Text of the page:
• Agricultural and Biological Sciences(all)
  • Plant Science
  • Developmental Biology
  • Cell Biology

Cite this

Architectures of archaeal GINS complexes, essential DNA replication initiation factors. / Oyama, Takuji; Ishino, Sonoko; Fujino, Seiji; Ogino, Hiromi; Shirai, Tsuyoshi; Mayanagi, Kouta; Saito, Mihoko; Nagasawa, Naoko; Ishino, Yoshizumi; Morikawa, Kosuke.

In: BMC Biology, Vol. 9, 28, 28.04.2011.

Research output: Contribution to journalArticle

Oyama, Takuji ; Ishino, Sonoko ; Fujino, Seiji ; Ogino, Hiromi ; Shirai, Tsuyoshi ; Mayanagi, Kouta ; Saito, Mihoko ; Nagasawa, Naoko ; Ishino, Yoshizumi ; Morikawa, Kosuke. / Architectures of archaeal GINS complexes, essential DNA replication initiation factors. In: BMC Biology. 2011 ; Vol. 9.
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AU - Mayanagi, Kouta

AU - Saito, Mihoko

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AU - Morikawa, Kosuke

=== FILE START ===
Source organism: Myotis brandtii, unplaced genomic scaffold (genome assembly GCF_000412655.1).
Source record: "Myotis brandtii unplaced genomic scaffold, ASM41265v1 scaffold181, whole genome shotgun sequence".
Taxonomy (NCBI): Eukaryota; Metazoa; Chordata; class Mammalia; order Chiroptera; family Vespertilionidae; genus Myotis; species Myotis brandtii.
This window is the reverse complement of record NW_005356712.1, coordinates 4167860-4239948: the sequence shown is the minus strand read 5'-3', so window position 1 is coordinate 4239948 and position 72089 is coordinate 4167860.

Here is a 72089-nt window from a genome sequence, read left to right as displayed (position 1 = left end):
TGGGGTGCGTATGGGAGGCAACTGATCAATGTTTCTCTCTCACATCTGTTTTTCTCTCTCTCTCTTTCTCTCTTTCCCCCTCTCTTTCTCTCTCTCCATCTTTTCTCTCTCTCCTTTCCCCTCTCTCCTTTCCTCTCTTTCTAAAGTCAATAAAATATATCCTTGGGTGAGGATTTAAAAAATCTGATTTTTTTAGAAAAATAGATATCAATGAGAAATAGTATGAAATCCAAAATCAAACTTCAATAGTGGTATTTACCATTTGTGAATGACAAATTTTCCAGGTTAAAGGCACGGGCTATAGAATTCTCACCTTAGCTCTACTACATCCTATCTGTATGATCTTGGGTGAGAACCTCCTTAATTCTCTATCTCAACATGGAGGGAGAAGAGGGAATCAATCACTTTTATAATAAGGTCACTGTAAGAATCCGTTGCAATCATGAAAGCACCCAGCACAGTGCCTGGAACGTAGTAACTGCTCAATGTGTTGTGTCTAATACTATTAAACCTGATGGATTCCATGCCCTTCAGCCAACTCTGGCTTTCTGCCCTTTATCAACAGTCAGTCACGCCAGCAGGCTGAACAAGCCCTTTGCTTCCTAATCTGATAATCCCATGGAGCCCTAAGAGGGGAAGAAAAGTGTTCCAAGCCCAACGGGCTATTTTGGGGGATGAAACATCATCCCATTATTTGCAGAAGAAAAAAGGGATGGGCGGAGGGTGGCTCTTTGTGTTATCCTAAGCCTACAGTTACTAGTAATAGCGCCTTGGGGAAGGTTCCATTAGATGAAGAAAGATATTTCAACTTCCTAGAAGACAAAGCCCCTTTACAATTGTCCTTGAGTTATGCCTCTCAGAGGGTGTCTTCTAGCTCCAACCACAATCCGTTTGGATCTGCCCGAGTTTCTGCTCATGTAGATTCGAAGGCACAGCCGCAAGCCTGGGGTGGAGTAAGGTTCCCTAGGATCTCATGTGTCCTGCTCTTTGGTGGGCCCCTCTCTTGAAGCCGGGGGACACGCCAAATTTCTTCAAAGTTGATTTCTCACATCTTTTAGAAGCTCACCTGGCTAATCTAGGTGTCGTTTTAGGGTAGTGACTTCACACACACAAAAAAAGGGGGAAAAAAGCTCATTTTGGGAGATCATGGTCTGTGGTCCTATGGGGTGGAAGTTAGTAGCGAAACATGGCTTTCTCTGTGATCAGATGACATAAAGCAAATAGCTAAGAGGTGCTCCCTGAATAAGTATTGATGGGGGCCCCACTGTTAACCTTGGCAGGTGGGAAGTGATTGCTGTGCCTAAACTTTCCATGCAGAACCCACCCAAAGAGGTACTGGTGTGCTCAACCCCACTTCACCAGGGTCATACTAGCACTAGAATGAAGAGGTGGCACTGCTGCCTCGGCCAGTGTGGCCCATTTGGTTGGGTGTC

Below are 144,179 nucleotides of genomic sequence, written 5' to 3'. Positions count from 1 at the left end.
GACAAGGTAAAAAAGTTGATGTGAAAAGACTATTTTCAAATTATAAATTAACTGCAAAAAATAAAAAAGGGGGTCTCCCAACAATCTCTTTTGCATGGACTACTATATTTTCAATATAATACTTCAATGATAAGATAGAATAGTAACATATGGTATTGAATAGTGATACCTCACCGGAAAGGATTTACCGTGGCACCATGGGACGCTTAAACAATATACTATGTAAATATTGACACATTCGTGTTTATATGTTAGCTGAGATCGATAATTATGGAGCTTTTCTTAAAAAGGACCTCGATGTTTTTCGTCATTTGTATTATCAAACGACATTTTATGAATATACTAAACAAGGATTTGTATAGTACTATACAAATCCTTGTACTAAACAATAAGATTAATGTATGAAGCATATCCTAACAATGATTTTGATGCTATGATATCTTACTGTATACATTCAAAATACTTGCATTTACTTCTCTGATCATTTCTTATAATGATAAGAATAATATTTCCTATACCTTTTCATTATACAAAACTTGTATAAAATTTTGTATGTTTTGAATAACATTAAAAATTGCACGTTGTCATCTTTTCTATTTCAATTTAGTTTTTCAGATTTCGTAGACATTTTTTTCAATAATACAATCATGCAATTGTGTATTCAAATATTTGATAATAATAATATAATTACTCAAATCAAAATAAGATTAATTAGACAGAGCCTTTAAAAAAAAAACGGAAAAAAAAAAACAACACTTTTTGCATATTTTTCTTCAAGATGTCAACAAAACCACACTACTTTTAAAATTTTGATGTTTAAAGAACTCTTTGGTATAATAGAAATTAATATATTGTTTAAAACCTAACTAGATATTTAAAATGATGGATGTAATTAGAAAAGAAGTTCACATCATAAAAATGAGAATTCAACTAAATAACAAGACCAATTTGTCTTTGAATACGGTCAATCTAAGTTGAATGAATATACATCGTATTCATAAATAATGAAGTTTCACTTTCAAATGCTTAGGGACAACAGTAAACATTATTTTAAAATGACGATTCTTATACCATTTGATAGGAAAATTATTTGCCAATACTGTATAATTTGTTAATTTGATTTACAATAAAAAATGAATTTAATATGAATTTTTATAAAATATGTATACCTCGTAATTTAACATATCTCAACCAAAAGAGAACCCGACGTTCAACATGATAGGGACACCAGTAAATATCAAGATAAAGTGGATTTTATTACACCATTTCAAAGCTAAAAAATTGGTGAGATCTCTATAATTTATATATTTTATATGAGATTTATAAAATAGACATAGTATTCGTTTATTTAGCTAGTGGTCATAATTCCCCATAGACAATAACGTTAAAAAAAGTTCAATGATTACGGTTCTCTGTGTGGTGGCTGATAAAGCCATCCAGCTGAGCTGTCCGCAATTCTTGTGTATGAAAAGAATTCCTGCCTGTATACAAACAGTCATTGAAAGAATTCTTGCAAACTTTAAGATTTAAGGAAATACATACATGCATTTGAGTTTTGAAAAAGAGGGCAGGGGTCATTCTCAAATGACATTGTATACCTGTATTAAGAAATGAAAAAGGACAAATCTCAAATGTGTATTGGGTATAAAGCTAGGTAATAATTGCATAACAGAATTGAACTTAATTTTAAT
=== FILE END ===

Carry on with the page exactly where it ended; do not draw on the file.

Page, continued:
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N2 - Background: In the early stage of eukaryotic DNA replication, the template DNA is unwound by the MCM helicase, which is activated by forming a complex with the Cdc45 and GINS proteins. The eukaryotic GINS forms a heterotetramer, comprising four types of subunits. On the other hand, the archaeal GINS appears to be either a tetramer formed by two types of subunits in a 2:2 ratio (α2β2) or a homotetramer of a single subunit (α4). Due to the low sequence similarity between the archaeal and eukaryotic GINS subunits, the atomic structures of the archaeal GINS complexes are attracting interest for comparisons of their subunit architectures and organization.Results: We determined the crystal structure of the α2β2 GINS tetramer from Thermococcus kodakaraensis (TkoGINS), comprising Gins51 and Gins23, and compared it with the reported human GINS structures. The backbone structure of each subunit and the tetrameric assembly are similar to those of human GINS. However, the location of the C-terminal small domain of Gins51 is remarkably different between the archaeal and human GINS structures. In addition, TkoGINS exhibits different subunit contacts from those in human GINS, as a consequence of the different relative locations and orientations between the domains. Based on the GINS crystal structures, we built a homology model of the putative homotetrameric GINS from Thermoplasma acidophilum (TacGINS). Importantly, we propose that a long insertion loop allows the differential positioning of the C-terminal domains and, as a consequence, exclusively leads to the formation of an asymmetric homotetramer rather than a symmetrical one.Conclusions: The DNA metabolizing proteins from archaea are similar to those from eukaryotes, and the archaeal multi-subunit complexes are occasionally simplified versions of the eukaryotic ones. The overall similarity in the architectures between the archaeal and eukaryotic GINS complexes suggests that the GINS function, directed through interactions with other protein components, is basically conserved. On the other hand, the different subunit contacts, including the locations and contributions of the C-terminal domains to the tetramer formation, imply the possibility that the archaeal and eukaryotic GINS complexes contribute to DNA unwinding reactions by significantly different mechanisms in terms of the atomic details.